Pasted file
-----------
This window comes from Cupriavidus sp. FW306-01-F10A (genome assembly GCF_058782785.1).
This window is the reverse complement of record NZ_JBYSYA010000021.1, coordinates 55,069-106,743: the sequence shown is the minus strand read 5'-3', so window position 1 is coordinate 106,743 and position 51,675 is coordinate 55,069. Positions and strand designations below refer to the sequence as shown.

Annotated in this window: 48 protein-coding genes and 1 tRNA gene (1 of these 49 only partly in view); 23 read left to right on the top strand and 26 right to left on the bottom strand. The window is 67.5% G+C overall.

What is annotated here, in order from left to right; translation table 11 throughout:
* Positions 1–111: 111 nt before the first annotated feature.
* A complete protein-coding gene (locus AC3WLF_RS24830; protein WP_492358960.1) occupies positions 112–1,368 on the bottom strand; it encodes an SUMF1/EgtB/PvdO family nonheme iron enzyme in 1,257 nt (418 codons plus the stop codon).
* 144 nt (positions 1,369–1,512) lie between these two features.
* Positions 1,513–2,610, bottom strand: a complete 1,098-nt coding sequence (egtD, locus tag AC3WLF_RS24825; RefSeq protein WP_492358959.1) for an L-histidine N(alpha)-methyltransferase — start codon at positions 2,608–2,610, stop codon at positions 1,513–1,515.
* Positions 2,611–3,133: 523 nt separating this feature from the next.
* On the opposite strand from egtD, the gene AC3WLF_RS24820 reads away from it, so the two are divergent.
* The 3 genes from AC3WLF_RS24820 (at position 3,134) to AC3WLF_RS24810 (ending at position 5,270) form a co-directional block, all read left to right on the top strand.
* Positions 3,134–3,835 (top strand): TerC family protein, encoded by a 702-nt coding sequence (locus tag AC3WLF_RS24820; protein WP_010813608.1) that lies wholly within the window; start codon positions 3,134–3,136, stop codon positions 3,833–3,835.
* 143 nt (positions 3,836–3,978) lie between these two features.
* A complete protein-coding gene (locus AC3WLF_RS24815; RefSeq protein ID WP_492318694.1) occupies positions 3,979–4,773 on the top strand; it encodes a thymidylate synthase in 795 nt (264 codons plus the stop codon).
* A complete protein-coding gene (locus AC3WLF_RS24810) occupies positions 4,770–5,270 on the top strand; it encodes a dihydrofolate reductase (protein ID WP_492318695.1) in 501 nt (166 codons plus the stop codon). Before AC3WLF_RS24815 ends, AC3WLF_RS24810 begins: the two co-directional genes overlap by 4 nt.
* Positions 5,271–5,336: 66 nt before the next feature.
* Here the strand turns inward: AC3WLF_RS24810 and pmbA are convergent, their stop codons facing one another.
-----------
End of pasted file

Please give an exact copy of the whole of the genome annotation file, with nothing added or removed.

This window comes from Cupriavidus sp. FW306-01-F10A (genome assembly GCF_058782785.1).
This window is the reverse complement of record NZ_JBYSYA010000021.1, coordinates 55,069-106,743: the sequence shown is the minus strand read 5'-3', so window position 1 is coordinate 106,743 and position 51,675 is coordinate 55,069. Positions and strand designations below refer to the sequence as shown.

Annotated in this window: 48 protein-coding genes and 1 tRNA gene (1 of these 49 only partly in view); 23 read left to right on the top strand and 26 right to left on the bottom strand. The window is 67.5% G+C overall.

What is annotated here, in order from left to right; translation table 11 throughout:
* Positions 1–111: 111 nt before the first annotated feature.
* A complete protein-coding gene (locus AC3WLF_RS24830; protein WP_492358960.1) occupies positions 112–1,368 on the bottom strand; it encodes an SUMF1/EgtB/PvdO family nonheme iron enzyme in 1,257 nt (418 codons plus the stop codon).
* 144 nt (positions 1,369–1,512) lie between these two features.
* Positions 1,513–2,610, bottom strand: a complete 1,098-nt coding sequence (egtD, locus tag AC3WLF_RS24825; RefSeq protein WP_492358959.1) for an L-histidine N(alpha)-methyltransferase — start codon at positions 2,608–2,610, stop codon at positions 1,513–1,515.
* Positions 2,611–3,133: 523 nt separating this feature from the next.
* On the opposite strand from egtD, the gene AC3WLF_RS24820 reads away from it, so the two are divergent.
* The 3 genes from AC3WLF_RS24820 (at position 3,134) to AC3WLF_RS24810 (ending at position 5,270) form a co-directional block, all read left to right on the top strand.
* Positions 3,134–3,835 (top strand): TerC family protein, encoded by a 702-nt coding sequence (locus tag AC3WLF_RS24820; protein WP_010813608.1) that lies wholly within the window; start codon positions 3,134–3,136, stop codon positions 3,833–3,835.
* 143 nt (positions 3,836–3,978) lie between these two features.
* A complete protein-coding gene (locus AC3WLF_RS24815; RefSeq protein ID WP_492318694.1) occupies positions 3,979–4,773 on the top strand; it encodes a thymidylate synthase in 795 nt (264 codons plus the stop codon).
* A complete protein-coding gene (locus AC3WLF_RS24810) occupies positions 4,770–5,270 on the top strand; it encodes a dihydrofolate reductase (protein ID WP_492318695.1) in 501 nt (166 codons plus the stop codon). Before AC3WLF_RS24815 ends, AC3WLF_RS24810 begins: the two co-directional genes overlap by 4 nt.
* Positions 5,271–5,336: 66 nt before the next feature.
* Here the strand turns inward: AC3WLF_RS24810 and pmbA are convergent, their stop codons facing one another.